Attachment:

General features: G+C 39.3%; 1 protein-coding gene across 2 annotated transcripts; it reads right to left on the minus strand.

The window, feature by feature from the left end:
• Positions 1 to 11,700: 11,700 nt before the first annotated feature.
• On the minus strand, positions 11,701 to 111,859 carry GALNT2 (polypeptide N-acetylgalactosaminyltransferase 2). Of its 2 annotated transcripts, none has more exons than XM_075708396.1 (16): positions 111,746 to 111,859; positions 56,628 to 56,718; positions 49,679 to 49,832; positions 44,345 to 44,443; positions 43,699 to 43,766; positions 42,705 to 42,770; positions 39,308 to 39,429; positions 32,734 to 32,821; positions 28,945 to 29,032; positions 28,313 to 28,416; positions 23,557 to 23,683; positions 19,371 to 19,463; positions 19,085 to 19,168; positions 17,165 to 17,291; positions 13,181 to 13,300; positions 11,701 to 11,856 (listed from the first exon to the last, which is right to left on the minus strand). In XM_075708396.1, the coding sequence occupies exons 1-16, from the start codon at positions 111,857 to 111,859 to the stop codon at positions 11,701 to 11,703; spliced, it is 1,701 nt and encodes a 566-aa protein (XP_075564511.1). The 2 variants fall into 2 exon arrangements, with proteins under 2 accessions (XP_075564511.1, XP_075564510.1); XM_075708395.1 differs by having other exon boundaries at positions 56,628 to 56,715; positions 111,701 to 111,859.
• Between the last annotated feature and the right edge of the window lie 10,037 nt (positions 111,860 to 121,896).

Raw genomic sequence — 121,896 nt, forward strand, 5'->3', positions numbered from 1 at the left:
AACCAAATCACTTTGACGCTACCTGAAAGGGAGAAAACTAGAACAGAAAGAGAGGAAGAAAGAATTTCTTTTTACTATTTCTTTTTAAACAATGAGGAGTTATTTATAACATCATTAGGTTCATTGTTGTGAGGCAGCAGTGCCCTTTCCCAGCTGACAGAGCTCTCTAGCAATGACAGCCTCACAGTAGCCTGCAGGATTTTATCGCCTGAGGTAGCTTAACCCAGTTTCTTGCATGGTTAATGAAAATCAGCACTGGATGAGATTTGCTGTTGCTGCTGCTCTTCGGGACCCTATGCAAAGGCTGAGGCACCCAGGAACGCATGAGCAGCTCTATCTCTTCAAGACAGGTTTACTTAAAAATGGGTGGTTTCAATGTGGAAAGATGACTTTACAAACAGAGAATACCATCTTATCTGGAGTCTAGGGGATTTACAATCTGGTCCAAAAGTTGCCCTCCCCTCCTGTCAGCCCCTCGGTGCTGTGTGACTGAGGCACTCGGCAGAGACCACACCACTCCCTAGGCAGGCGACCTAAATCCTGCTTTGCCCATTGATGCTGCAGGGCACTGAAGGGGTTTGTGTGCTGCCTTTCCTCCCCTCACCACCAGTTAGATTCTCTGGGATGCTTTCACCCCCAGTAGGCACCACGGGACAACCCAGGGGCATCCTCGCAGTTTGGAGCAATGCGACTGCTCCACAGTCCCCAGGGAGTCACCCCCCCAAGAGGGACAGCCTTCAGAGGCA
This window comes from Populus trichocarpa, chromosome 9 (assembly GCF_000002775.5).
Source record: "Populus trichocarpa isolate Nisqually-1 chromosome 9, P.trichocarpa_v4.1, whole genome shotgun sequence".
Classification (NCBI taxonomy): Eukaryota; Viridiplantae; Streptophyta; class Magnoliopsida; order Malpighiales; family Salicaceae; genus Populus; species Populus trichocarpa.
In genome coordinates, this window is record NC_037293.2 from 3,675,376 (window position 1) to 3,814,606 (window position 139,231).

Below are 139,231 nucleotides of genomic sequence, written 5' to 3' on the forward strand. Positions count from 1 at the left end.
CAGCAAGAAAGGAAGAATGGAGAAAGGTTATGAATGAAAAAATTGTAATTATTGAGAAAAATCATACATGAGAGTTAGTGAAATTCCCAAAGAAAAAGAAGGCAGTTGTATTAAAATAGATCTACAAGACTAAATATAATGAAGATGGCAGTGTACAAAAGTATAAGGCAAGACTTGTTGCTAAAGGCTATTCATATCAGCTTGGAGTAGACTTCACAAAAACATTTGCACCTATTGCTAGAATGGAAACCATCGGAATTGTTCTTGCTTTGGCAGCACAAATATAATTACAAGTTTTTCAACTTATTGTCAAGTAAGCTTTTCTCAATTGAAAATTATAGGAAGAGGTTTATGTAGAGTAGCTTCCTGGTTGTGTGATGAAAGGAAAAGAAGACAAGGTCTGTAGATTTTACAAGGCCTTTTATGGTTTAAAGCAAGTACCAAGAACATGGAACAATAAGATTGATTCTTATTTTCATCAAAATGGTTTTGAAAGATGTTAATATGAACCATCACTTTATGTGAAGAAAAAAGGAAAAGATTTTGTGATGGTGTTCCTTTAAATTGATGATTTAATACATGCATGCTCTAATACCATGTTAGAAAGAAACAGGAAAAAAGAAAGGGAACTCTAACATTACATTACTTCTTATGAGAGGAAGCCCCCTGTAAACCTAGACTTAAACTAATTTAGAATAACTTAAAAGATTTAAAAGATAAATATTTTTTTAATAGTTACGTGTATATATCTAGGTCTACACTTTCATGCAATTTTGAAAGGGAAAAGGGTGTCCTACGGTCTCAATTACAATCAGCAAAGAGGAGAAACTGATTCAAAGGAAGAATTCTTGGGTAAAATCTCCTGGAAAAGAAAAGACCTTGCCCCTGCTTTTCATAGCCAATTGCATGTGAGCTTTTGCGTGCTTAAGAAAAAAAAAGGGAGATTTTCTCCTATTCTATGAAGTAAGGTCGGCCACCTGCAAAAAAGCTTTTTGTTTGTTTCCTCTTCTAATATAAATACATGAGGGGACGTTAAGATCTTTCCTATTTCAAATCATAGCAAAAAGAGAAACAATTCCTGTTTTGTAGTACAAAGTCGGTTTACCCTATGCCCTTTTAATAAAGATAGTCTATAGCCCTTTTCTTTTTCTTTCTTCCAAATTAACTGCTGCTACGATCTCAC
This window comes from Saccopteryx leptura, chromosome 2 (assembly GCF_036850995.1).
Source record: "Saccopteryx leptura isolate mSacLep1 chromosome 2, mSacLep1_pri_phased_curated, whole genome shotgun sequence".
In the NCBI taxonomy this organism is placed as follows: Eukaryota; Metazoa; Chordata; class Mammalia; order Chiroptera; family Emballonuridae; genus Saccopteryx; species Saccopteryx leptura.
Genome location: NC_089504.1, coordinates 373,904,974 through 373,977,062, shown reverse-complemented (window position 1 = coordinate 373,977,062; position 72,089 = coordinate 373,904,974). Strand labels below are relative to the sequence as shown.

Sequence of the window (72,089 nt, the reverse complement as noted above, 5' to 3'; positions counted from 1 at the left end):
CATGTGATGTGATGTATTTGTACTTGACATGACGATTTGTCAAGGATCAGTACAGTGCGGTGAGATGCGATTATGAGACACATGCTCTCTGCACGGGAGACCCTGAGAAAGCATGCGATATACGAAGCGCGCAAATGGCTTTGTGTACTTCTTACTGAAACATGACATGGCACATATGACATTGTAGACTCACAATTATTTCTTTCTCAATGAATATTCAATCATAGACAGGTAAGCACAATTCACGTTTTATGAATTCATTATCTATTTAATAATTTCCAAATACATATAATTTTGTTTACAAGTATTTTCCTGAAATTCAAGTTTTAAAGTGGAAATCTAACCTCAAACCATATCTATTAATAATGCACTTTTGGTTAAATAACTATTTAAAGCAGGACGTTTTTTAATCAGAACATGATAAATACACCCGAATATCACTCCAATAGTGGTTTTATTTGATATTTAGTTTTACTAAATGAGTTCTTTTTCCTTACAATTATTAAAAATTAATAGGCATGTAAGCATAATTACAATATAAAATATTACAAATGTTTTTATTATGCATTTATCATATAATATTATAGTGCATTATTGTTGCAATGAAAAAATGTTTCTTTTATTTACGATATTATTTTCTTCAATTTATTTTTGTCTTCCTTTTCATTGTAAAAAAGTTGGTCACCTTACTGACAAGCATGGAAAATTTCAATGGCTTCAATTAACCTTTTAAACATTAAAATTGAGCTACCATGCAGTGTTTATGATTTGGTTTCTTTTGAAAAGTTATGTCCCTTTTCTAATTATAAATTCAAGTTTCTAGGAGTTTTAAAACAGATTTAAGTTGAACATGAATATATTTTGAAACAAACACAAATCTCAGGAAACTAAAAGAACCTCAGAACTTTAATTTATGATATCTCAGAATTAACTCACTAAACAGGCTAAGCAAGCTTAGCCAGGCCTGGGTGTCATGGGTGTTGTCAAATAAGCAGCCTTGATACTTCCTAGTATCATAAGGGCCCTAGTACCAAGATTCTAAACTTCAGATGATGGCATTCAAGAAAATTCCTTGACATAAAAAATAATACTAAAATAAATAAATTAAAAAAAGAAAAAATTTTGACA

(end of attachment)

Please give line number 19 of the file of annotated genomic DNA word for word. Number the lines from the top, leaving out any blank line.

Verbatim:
CATGTGATGTGATGTATTTGTACTTGACATGACGATTTGTCAAGGATCAGTACAGTGCGGTGAGATGCGATTATGAGACACATGCTCTCTGCACGGGAGACCCTGAGAAAGCATGCGATATACGAAGCGCGCAAATGGCTTTGTGTACTTCTTACTGAAACATGACATGGCACATATGACATTGTAGACTCACAATTATTTCTTTCTCAATGAATATTCAATCATAGACAGGTAAGCACAATTCACGTTTTATGAATTCATTATCTATTTAATAATTTCCAAATACATATAATTTTGTTTACAAGTATTTTCCTGAAATTCAAGTTTTAAAGTGGAAATCTAACCTCAAACCATATCTATTAATAATGCACTTTTGGTTAAATAACTATTTAAAGCAGGACGTTTTTTAATCAGAACATGATAAATACACCCGAATATCACTCCAATAGTGGTTTTATTTGATATTTAGTTTTACTAAATGAGTTCTTTTTCCTTACAATTATTAAAAATTAATAGGCATGTAAGCATAATTACAATATAAAATATTACAAATGTTTTTATTATGCATTTATCATATAATATTATAGTGCATTATTGTTGCAATGAAAAAATGTTTCTTTTATTTACGATATTATTTTCTTCAATTTATTTTTGTCTTCCTTTTCATTGTAAAAAAGTTGGTCACCTTACTGACAAGCATGGAAAATTTCAATGGCTTCAATTAACCTTTTAAACATTAAAATTGAGCTACCATGCAGTGTTTATGATTTGGTTTCTTTTGAAAAGTTATGTCCCTTTTCTAATTATAAATTCAAGTTTCTAGGAGTTTTAAAACAGATTTAAGTTGAACATGAATATATTTTGAAACAAACACAAATCTCAGGAAACTAAAAGAACCTCAGAACTTTAATTTATGATATCTCAGAATTAACTCACTAAACAGGCTAAGCAAGCTTAGCCAGGCCTGGGTGTCATGGGTGTTGTCAAATAAGCAGCCTTGATACTTCCTAGTATCATAAGGGCCCTAGTACCAAGATTCTAAACTTCAGATGATGGCATTCAAGAAAATTCCTTGACATAAAAAATAATACTAAAATAAATAAATTAAAAAAAGAAAAAATTTTGACA